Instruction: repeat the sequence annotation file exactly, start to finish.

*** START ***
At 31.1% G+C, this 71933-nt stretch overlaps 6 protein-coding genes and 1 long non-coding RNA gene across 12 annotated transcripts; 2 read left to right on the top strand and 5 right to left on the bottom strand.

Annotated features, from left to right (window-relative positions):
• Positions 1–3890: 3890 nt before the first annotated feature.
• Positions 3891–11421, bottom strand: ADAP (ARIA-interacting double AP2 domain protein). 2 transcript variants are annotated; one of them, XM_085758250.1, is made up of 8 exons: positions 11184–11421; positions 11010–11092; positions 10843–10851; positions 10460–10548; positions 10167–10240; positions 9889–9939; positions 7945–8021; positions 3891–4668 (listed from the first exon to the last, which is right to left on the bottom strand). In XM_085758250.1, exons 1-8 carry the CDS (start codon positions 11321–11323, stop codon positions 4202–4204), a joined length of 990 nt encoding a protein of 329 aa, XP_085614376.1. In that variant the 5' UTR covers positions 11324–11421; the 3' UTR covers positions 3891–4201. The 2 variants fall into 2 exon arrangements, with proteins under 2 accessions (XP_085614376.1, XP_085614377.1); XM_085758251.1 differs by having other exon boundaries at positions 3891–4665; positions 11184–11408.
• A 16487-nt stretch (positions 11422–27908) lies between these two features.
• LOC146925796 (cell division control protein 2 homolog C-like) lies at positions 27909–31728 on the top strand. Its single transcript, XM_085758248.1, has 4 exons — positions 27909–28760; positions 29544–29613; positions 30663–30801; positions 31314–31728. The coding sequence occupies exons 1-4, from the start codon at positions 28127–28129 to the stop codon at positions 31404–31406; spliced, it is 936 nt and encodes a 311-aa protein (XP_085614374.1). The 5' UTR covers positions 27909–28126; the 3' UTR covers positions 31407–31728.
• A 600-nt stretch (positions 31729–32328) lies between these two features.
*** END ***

At 31.1% G+C, this 71933-nt stretch overlaps 6 protein-coding genes and 1 long non-coding RNA gene across 12 annotated transcripts; 2 read left to right on the top strand and 5 right to left on the bottom strand.

Annotated features, from left to right (window-relative positions):
• Positions 1–3890: 3890 nt before the first annotated feature.
• Positions 3891–11421, bottom strand: ADAP (ARIA-interacting double AP2 domain protein). 2 transcript variants are annotated; one of them, XM_085758250.1, is made up of 8 exons: positions 11184–11421; positions 11010–11092; positions 10843–10851; positions 10460–10548; positions 10167–10240; positions 9889–9939; positions 7945–8021; positions 3891–4668 (listed from the first exon to the last, which is right to left on the bottom strand). In XM_085758250.1, exons 1-8 carry the CDS (start codon positions 11321–11323, stop codon positions 4202–4204), a joined length of 990 nt encoding a protein of 329 aa, XP_085614376.1. In that variant the 5' UTR covers positions 11324–11421; the 3' UTR covers positions 3891–4201. The 2 variants fall into 2 exon arrangements, with proteins under 2 accessions (XP_085614376.1, XP_085614377.1); XM_085758251.1 differs by having other exon boundaries at positions 3891–4665; positions 11184–11408.
• A 16487-nt stretch (positions 11422–27908) lies between these two features.
• LOC146925796 (cell division control protein 2 homolog C-like) lies at positions 27909–31728 on the top strand. Its single transcript, XM_085758248.1, has 4 exons — positions 27909–28760; positions 29544–29613; positions 30663–30801; positions 31314–31728. The coding sequence occupies exons 1-4, from the start codon at positions 28127–28129 to the stop codon at positions 31404–31406; spliced, it is 936 nt and encodes a 311-aa protein (XP_085614374.1). The 5' UTR covers positions 27909–28126; the 3' UTR covers positions 31407–31728.
• A 600-nt stretch (positions 31729–32328) lies between these two features.